4. 4. 4The 2018 Smart Decision Guide to Hospitality Revenue Management Entire contents © 2018 Starfleet Research. All rights reserved. Unauthorized use or reproduction is prohibited. Introduction analysis of all relevant data, automating the decision-making process for pricing rooms, driving increased revenue per available room (RevPAR), and finally giving hotel operators the level of inventory management control that has eluded the hotel industry since its initial foray into revenue management, and especially with the proliferation of the OTAs. Also commonly known as yield management, demand pricing, dynamic pricing, time-based pricing and (in the world of ridesharing services) surge pricing, the concept of revenue management is hardly a new one. But the techniques and enabling technologies that hotel operators used even a decade ago were extremely rudimentary by today’s standards — and, certainly, a far cry from next- generation platform capabilities that harness the power of data and analytical models to automate the decision-making process for pricing and distribution. Today, most hotel operators view the need to progressively improve their revenue management capabilities as a strategic imperative worthy of garnering ever-increasing amounts of attention and resources, given the opportunity to improve financial performance in highly predictable ways. For most hotel operators, the investment in upgrading their revenue management capabilities has paid off in spades. In fact, according to research conducted for this Smart Decision Guide, large and very large hotels have enjoyed, on average, a 10 percent increase in RevPAR, often resulting in millions of dollars in additional profit. Midsize and limited service hotels have faired only slightly less favorably, with a 7 percent average increase in RevPAR. Of course, not all revenue management initiatives are the same. Different approaches, technologies and resources produce dramatically different results. This Smart Decision Guide offers hotel operators a framework for upgrading their revenue management capabilities and insights for selecting the right solution in the context of their hotel or resort’s specific needs. It also offers practical advice for putting the right resources, processes and metrics in place to maximize success and drive continuous performance improvement. The 2018 Smart Decision Guide to Hospitality Revenue Management Entire contents © 2018 Starfleet Research. All rights reserved. Unauthorized use of reproduction is prohibited. The solutions automate the decision- making process, driving increased revenue from all parts of the hotel property while giving hoteliers greater inventory management control.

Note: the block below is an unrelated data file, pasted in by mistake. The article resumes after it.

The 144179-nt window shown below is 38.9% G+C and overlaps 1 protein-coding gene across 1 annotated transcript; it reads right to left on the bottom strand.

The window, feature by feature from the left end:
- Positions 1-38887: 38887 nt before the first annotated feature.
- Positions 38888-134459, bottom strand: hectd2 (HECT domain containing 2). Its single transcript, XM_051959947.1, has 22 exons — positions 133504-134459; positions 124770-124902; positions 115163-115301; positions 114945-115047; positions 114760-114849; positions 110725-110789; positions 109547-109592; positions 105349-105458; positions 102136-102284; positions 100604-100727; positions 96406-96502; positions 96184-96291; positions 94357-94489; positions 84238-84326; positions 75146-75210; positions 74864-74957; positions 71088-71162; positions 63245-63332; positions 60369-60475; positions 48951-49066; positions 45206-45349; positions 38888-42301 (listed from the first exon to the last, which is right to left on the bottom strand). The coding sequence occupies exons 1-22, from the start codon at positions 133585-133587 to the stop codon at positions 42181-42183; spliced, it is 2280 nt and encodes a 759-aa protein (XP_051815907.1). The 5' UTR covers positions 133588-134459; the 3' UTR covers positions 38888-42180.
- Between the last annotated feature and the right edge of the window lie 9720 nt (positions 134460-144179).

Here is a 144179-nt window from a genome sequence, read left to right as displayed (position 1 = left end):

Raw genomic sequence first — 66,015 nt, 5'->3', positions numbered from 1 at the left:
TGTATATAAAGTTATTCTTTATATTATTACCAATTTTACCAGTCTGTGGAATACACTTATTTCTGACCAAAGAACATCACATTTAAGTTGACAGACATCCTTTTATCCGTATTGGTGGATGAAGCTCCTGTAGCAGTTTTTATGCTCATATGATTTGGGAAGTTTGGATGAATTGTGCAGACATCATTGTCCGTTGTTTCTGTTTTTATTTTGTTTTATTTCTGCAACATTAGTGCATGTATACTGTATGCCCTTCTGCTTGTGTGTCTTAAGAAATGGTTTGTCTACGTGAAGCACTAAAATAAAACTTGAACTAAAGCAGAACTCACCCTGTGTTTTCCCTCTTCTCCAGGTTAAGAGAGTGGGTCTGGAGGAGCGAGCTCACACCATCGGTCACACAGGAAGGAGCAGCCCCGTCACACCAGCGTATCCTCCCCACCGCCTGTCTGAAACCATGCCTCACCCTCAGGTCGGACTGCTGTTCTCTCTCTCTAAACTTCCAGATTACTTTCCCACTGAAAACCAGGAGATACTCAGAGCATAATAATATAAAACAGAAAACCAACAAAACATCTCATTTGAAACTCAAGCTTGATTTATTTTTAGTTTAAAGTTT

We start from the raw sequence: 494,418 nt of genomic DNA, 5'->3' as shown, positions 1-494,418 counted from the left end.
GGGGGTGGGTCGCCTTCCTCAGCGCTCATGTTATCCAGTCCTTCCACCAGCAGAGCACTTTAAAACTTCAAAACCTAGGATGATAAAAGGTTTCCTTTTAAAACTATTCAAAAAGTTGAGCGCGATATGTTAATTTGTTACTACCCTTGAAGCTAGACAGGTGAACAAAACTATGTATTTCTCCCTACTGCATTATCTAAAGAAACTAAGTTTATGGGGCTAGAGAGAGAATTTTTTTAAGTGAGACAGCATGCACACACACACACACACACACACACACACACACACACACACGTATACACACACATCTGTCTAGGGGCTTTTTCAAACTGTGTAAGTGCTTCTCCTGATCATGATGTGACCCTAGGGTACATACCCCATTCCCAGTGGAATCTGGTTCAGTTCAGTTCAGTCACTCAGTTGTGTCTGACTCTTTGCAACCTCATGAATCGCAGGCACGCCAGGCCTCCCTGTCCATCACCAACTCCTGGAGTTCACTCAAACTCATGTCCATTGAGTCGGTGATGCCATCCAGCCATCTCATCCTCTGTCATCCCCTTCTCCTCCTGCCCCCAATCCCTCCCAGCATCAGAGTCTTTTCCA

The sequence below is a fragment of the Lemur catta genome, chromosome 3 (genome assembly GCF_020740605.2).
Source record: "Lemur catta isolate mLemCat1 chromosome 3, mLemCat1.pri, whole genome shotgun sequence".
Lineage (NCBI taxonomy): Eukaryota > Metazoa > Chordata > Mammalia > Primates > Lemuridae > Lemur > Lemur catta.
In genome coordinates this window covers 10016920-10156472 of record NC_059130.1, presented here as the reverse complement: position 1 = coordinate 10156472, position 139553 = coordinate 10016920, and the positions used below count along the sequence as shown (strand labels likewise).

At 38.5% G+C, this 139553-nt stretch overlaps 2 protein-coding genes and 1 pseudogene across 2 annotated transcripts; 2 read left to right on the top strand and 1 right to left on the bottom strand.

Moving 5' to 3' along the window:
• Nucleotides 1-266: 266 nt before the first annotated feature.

5. 5. Must-Ask Questions Topic Overview and Key Concepts Chapter 1